How does the menstrual cycle affect cycling and training?

Understanding the effects that the different phases can have on your body can allow you to train smarter and more effectively

Clock09:57, Friday 26th January 2024

The menstrual cycle affects 50% of the population in one way or another. For some women, it has more pronounced effects than others but the changes throughout the month can have a real impact on your ability to train and its effectiveness.

To find out more about how the menstrual cycle can affect cycling Manon Lloyd aims to dig deeper into the subject. For male riders out there, training patterns are largely controlled by motivation levels and fatigue. For female athletes, there is considerably more at play and even a potential benefit to planning your training around your menstrual cycle.

What is the menstrual cycle?

The menstrual cycle is made up of four different phases: menstruation, follicular phase, ovulation and the luteal phase. Typically a healthy cycle can vary from 21 days up to 40 with the global average sitting around 28 days.

Menstruation

This is the first phase of the cycle and is where a woman's period takes place. The length of this phase varies from person to person but typically ranges from between two and seven days. This begins after an egg from the previous cycle isn’t fertilised and the hormone levels of estrogen and progesterone begin to drop as a result. It is common to experience side effects at this time including cramps, a sore back and bloating.

Follicular phase

This starts on the first day of your period and goes on until ovulation, typically lasting between 13-14 days. During this phase hormone levels begin to rise again in preparation for ovulation. As a result of the increase in hormone levels, it is likely that you can experience sensations of optimism and high energy.

Ovulation

As estrogen levels reach their maximum this triggers the pituitary gland to release luteinising hormones, thereby starting the ovulation process. This lasts for between 16 and 32 hours and can sometimes be felt as a rise in body temperature. Ovulation typically occurs on day 14 of a 28-day cycle.

Luteal phase

This is the last phase of the menstrual cycle and can last from between 12-14 days. In this window, the body is beginning to prepare itself for a new cycle. In this time you might experience a drop in energy levels that coincide with the reduction in estrogen and progestogen levels in your body. Some signs that you are in the luteal phase of your cycle include mood swings, breakouts and bloating.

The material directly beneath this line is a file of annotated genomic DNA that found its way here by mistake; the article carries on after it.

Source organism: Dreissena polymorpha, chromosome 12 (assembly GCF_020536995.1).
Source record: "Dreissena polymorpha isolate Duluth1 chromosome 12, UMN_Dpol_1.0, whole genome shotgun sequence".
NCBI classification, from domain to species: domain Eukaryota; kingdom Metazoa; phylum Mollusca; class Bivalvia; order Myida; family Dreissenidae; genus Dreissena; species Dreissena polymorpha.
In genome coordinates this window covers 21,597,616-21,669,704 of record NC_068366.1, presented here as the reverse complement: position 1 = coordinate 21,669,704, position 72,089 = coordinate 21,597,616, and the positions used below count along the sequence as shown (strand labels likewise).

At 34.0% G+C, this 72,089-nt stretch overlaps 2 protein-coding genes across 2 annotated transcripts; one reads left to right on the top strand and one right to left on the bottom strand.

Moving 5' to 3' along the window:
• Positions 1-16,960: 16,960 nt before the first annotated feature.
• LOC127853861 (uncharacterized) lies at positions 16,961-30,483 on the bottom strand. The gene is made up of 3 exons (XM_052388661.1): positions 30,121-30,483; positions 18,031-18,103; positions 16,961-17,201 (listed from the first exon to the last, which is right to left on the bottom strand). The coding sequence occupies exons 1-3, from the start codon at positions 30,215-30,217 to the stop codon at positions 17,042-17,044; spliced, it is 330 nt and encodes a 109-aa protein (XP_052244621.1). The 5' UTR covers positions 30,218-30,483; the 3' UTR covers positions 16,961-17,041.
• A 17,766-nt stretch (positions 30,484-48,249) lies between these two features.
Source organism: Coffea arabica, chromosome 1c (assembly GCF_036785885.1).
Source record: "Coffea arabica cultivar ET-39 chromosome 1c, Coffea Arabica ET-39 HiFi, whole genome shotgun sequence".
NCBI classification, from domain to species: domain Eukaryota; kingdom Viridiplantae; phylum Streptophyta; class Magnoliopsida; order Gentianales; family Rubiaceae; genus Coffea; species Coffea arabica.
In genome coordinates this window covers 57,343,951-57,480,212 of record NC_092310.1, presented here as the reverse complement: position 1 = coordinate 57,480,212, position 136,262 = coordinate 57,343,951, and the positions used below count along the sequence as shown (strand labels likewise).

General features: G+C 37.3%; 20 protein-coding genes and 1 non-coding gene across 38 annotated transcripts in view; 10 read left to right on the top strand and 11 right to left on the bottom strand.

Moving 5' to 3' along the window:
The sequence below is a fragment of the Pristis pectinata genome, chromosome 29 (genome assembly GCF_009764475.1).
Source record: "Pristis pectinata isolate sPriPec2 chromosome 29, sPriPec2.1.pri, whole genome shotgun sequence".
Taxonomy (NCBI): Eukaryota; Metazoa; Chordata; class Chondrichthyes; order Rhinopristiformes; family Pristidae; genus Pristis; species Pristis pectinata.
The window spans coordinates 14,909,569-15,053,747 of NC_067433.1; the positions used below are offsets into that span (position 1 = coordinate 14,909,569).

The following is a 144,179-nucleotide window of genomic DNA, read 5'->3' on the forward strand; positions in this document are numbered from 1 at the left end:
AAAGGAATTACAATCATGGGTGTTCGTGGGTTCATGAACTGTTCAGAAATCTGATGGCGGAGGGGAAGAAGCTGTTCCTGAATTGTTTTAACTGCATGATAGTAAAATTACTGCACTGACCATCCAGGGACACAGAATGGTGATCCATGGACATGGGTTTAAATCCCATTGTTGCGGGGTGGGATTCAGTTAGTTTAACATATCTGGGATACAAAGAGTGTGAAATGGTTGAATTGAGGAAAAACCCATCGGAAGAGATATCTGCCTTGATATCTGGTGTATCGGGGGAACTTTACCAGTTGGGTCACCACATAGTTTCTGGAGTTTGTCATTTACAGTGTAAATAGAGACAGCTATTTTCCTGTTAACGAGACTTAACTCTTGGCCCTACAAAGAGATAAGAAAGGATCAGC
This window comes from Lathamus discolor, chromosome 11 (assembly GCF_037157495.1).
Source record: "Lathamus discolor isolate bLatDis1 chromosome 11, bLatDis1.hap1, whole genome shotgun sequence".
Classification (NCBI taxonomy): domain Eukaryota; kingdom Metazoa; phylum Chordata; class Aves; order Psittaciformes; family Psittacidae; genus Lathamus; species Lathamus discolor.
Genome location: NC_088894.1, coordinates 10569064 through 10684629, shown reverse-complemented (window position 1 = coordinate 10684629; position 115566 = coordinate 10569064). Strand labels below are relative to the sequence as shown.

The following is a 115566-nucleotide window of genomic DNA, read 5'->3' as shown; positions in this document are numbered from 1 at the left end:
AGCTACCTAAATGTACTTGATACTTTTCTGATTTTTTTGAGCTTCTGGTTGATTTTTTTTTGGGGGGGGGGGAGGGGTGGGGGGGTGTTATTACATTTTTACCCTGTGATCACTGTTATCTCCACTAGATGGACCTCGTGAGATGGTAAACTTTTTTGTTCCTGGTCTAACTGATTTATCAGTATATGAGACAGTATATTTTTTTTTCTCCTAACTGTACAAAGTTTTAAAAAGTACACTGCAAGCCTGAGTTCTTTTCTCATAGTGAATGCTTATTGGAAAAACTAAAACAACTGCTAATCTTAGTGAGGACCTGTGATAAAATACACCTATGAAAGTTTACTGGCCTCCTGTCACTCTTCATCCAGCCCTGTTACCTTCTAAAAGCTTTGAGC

What effect can it have on performance?

When the phases are broken down and explained in this way it makes sense that energy levels and mood/motivation fluctuates through the whole menstruation cycle. Manon catches up with former professional cyclist and now-coach for Synrgy, Hannah Barnes. Synrgy is a female-specific coaching platform that looks to work with female athletes to optimise their training and performance with the menstrual cycle in mind.

Read more: Special agent Barnes: A retiring rider's passion to support female athletes

Barnes explains the differences in physiology between the different phases of the cycle and how that can benefit from adaptive training. As a former Women’s WorldTour rider herself, she discusses how roles within the team might change based on riders' cycles to get the most out of each athlete depending on their hormone levels.

The key to getting the most out of yourself and the training you do is to listen to your body and be able to identify the phases of your cycle. This will then help you to maximise your training.

For example, full gas, flat-out efforts should take place during the follicular phase, as this is hormonally the most appropriate window for when your body is able to produce more power for less perceived exertion, when compared to the luteal phase.

Manon also takes the time to catch up with Will Harper, a former pro himself and the founder of Synrgy, to dig deeper into just how women’s coaching has evolved over the years.

Harper discusses how until fairly recently, female athletes would have received identical training methods and structures to male athletes, even though the demands on the athletes are markedly different. He goes on to explain some of the changes female athletes should make and also some of the most interesting things he has learnt from coaching female athletes whilst giving greater consideration to menstruation.

To catch both interviews with Barnes and Harper in full, make sure to watch the video linked at the top of the story. For more health and fitness features head over to our dedicated page.


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